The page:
What opportunities, tensions, and obstacles emerge during an intervention to reorient teacher education toward sustainability?

Sustainability, complexity, and interdisciplinarity

As teacher educators seeking to strengthen ESE, we drew on research about integrating sustainability into teacher education programs (e.g., ; ; ; ; ; ) and teacher education curricula (). Some of these studies specifically addressed the challenges of reorienting teacher education toward sustainability (notably ; ; ), highlighting the obstacles noted in the Guidelines and recommendations for reorienting teacher education to address sustainability (), which include shortfalls in institutional and policy support, funding, and time, as well as a lack of necessary curiosity to establish an interdisciplinary perspective across established academic boundaries.

In general, educational institutions are the outcomes of political processes that reduce complexity (). School subjects are discipline-based, and this structure is reflected in teacher education programs. Therefore, the introduction of sustainability necessarily increases complexity for student teachers due to both the interdisciplinarity and complex problems of sustainability issues. , summing up the educational challenges of ESE, state that “human societies and ecological systems are so interconnected that they are co-adaptive, reacting to each other and to previous interactions and reactions in a network of feedbacks,” demanding a “complex, transdisciplinary, and broad” educational approach (see also ).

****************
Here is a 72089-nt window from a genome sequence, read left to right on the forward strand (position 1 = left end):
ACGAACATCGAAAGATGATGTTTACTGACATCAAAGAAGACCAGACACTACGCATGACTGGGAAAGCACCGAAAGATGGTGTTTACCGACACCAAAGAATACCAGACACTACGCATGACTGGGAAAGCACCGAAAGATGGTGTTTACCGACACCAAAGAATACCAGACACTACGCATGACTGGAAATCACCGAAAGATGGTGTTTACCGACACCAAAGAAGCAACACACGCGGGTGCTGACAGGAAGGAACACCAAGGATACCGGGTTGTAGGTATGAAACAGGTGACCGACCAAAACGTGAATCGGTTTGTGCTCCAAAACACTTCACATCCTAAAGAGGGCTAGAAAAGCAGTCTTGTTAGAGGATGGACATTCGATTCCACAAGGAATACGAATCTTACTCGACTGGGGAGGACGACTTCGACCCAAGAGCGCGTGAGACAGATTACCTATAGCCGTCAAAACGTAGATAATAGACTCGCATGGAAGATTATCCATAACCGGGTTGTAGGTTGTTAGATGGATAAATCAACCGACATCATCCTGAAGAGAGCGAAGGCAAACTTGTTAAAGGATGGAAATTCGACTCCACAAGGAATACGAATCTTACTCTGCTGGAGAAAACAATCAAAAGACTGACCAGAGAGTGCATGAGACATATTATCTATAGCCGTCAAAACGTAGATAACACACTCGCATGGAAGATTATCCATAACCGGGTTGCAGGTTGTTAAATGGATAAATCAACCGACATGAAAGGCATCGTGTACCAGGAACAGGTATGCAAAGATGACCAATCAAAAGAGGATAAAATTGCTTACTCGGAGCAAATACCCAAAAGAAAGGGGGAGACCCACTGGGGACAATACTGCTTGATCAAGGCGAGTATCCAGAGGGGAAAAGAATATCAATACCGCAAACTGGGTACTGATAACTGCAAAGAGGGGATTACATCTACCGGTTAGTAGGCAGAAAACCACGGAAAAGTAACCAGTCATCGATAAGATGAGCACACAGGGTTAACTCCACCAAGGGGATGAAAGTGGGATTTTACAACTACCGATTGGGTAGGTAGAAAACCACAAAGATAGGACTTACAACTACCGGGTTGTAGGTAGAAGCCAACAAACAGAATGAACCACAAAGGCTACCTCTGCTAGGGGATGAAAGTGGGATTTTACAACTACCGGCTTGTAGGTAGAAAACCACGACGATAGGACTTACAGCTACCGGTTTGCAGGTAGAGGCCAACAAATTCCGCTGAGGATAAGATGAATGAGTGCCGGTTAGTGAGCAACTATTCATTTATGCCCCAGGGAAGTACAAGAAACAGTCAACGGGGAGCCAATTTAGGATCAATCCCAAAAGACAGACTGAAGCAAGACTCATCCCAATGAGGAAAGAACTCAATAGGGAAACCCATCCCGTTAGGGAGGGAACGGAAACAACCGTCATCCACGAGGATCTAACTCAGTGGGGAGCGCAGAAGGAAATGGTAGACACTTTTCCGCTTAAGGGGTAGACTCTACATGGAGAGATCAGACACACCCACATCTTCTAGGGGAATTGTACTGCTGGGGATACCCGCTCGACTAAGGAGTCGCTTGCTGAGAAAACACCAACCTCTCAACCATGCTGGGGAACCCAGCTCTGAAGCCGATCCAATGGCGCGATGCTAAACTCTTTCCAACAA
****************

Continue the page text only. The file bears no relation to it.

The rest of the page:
In a qualitative study on sustainability and education, interviewed five experienced teachers from certified sustainability schools in Sweden, exploring their understandings of their teaching’s central purposes. Conspicuously, Sund’s findings emphasize complexity as an important component across these teachers’ understandings. As Sund concluded, “The findings from this study show that these experienced teachers approach the expectations and misgivings of ESE by tackling complexity, and do not aim to simplify or reduce it” (). The participating teachers highlighted purposes linked to student development, emphasizing humility, awareness, personal connection, developing tools, and notions of negotiable truth. The realization of these purposes adds to the complexity already encountered in the sustainability theme and school organization. Also, Delphi study on key ESE competencies revealed the ability to handle complexity as a core ESE competency for student teachers.

More generally, educational research has explored complexity as an inevitable aspect of open systems (; ), which interact with their environments in non-deterministic ways. According to , educators must reduce complexity for practical purposes. Because complexity reduction involves power and exclusion mechanisms, it also involves a political dimension and can never be neutrally didactic. As a consequence, the question of “who is reducing complexity for whom and in whose interest” becomes a vital concern (). In Sund’s study (), participating teachers associated the challenge of sustainability with complexity. Without adequate support, students often apply cognitive heuristics to make complex problems more manageable (). For example, found that upper secondary school students who were expected to discuss conflicts of interest in a complex socio-scientific issue tended to rely on the descriptive, fact-reproducing genre of school science if the students were not sufficiently supported when inquiring into complexity. Simplifications of this kind are based on familiar interaction patterns that benefit the dominant culture’s institutional practices ().